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Todd Zywicki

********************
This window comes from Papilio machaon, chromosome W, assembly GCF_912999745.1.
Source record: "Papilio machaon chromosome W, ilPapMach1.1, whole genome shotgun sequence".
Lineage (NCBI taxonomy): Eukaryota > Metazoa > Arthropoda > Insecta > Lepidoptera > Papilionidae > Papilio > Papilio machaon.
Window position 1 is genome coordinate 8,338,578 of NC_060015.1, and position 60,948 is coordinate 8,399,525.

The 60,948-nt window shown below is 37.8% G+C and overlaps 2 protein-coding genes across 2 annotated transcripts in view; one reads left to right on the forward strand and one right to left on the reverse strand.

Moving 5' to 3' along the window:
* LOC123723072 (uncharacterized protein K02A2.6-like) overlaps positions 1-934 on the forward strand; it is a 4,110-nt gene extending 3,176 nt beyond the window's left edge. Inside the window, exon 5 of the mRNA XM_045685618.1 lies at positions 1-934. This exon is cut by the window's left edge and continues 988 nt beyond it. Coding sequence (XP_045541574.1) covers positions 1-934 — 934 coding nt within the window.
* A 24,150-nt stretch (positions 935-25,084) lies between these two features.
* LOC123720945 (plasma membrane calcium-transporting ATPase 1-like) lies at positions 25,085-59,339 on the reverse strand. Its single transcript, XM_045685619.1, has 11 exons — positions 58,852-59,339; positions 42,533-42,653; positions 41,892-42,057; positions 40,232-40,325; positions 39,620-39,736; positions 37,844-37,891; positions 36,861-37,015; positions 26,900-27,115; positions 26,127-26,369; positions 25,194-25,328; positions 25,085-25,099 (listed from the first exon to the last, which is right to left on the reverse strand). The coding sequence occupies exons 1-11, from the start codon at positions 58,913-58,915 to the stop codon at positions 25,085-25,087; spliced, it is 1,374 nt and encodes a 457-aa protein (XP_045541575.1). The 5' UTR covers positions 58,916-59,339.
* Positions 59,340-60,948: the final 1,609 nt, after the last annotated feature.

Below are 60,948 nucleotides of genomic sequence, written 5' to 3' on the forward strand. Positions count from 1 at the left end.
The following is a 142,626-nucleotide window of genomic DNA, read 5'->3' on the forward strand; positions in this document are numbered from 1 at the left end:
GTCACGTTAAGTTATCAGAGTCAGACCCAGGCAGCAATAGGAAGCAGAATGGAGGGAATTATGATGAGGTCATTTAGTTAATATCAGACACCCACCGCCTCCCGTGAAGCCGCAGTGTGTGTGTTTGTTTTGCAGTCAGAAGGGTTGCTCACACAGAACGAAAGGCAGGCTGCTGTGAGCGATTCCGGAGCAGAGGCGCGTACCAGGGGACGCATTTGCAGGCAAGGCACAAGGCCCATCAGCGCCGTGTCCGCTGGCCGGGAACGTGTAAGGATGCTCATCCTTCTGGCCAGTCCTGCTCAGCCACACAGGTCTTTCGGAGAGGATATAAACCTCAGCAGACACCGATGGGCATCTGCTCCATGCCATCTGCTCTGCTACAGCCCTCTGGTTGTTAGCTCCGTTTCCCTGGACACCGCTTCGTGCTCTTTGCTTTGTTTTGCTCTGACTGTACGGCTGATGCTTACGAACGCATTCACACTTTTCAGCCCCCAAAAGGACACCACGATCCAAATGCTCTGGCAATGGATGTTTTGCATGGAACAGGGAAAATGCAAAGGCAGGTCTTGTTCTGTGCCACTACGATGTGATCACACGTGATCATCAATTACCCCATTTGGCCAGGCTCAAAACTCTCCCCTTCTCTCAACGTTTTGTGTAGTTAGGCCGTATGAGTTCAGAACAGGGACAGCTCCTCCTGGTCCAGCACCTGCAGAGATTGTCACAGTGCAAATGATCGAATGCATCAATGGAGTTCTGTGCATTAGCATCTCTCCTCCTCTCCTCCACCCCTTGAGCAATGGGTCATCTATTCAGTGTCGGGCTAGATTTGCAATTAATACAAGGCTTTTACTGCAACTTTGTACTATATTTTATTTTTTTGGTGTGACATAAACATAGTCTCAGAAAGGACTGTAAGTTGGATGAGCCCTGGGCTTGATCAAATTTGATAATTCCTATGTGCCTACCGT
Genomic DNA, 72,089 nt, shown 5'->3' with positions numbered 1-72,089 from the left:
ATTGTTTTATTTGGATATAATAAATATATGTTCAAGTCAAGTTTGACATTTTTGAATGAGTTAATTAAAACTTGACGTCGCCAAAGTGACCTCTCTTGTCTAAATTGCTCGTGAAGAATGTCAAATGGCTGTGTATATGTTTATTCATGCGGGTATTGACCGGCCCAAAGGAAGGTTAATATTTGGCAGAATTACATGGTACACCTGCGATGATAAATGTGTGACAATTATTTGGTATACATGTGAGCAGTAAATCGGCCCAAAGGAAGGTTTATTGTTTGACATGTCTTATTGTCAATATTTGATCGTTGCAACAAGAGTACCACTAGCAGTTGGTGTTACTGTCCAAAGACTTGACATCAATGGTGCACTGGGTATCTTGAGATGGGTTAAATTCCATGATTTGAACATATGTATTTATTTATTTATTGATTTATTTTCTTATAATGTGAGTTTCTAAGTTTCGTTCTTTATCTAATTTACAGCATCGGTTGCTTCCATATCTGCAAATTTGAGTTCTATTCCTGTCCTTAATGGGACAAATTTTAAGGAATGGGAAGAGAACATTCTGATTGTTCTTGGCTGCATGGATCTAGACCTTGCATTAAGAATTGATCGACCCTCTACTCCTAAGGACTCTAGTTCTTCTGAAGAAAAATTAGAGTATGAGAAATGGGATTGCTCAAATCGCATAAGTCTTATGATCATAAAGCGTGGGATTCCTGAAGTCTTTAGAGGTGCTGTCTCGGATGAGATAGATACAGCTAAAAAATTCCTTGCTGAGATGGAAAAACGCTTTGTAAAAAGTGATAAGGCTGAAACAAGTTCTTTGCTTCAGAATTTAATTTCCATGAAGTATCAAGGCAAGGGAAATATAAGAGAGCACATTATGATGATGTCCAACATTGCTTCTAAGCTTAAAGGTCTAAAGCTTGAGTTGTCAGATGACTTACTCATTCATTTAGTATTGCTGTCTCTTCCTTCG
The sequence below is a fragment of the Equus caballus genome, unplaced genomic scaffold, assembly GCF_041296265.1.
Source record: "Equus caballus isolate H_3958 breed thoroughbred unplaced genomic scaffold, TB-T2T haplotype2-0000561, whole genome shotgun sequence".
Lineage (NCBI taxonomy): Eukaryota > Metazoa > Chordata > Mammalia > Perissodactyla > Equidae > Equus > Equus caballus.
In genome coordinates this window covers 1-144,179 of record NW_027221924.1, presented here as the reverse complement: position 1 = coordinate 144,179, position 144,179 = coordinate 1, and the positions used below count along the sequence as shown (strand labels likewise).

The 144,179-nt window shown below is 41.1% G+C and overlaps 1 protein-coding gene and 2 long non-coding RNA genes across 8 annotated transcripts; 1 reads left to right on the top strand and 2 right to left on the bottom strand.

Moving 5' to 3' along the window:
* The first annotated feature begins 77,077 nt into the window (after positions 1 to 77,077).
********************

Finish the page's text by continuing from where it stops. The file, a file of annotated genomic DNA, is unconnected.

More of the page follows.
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Adam: On that Bankrate data, that's exactly the point--to try to capture the Durbin effects through time. Sullivan's study compares the Durbin effects to the non-Durbinized banks specifically and we present other data in the paper that shows that the availability of free checking has not declined at non-Durbinized banks. So if it oversamples large banks then that actually reduces any problems of non-representativeness of trying to capture Durbin effects. The use of that data is to try to capture the effects through time using a consistent data set. Elsewhere in the paper we discuss Sullivan and others contrasting Durbin with non-Durbin banks. The Moneyrates data shows a more than a doubling in fees from the pre to post-Durbin era ($5.85 to $12.23) then a slight decline (less than a dollar) then a jump again after the final rule was issued. I don't think that a decline of less than a dollar after an initial $6.50 jump--or to put it in annual terms, a decline of about $10 after a jump of about $75 in one period suggests that the initial jump wasn't significant (speaking, of course, in casual, not statistical significance terms). As for the CARD Act, it did not reduce rents; once combined with the effects of the Fed Regulations that preceded it, it is clear that it led to increased costs and reduced access to credit for higher-risk borrowers. I will be soon posting a paper that reviews all the evidence on that point, but they are all available. The only papers that have concluded that there was no price effect are those that fail to control for the Fed Regs that preceded the Credit CARD Act (some of them also don't consider output effects either, such as reduction in credit to higher-risk borrowers). Suffice to say, the bulk of the evidence does not support the hypothesis that the Credit CARD Act merely reduced rents as opposed to having an efficiency effect. As for the profitability point, again that is exactly the point--the big banks did lose business after they increased fees because of Durbin. Lower-income consumers became unbanked. Consumers in higher-income areas migrated to non-Durbin banks according to Sullivan. Durbin changed the economics of the industry for large banks--they used to be able to bank relatively small-dollar consumers who did not use additional banking services because debit card revenues were sufficient to cover their marginal cost. But post-Durbin they instead have dropped those now-unprofitable customers (and cut costs related to banking those customers, such as grocery store branches) and shifted their emphasis to those with higher balances or to whom they can sell more products. In other words, now that those customers are no longer profitable they can either pay the fees or walk, and the big banks don't really care if they walk now. So it isn't just about the revenues generated from the fees, it is about who doesn't pay the fees, namely, those who choose to drop their accounts and not pay the fees (and either shift to a less-preferred bank or become unbanked). So Durbin shifted up the supply curve for large banks, resulting in a lower equilibrium output and higher prices. How is that inconsistent with standard economics? If we impose a new environmental regulation on paper mills, the price of paper goes up, the output goes down, and we have a new equilibrium price and quantity. Does that demonstrate that the paper industry could've charged a higher price pre-regulation? Of course not. That's our point here--there was both a price and quantity effect, both in terms of shifting to unregulated banks (as Sullivan shows, which isn't surprising) or becoming unbanked.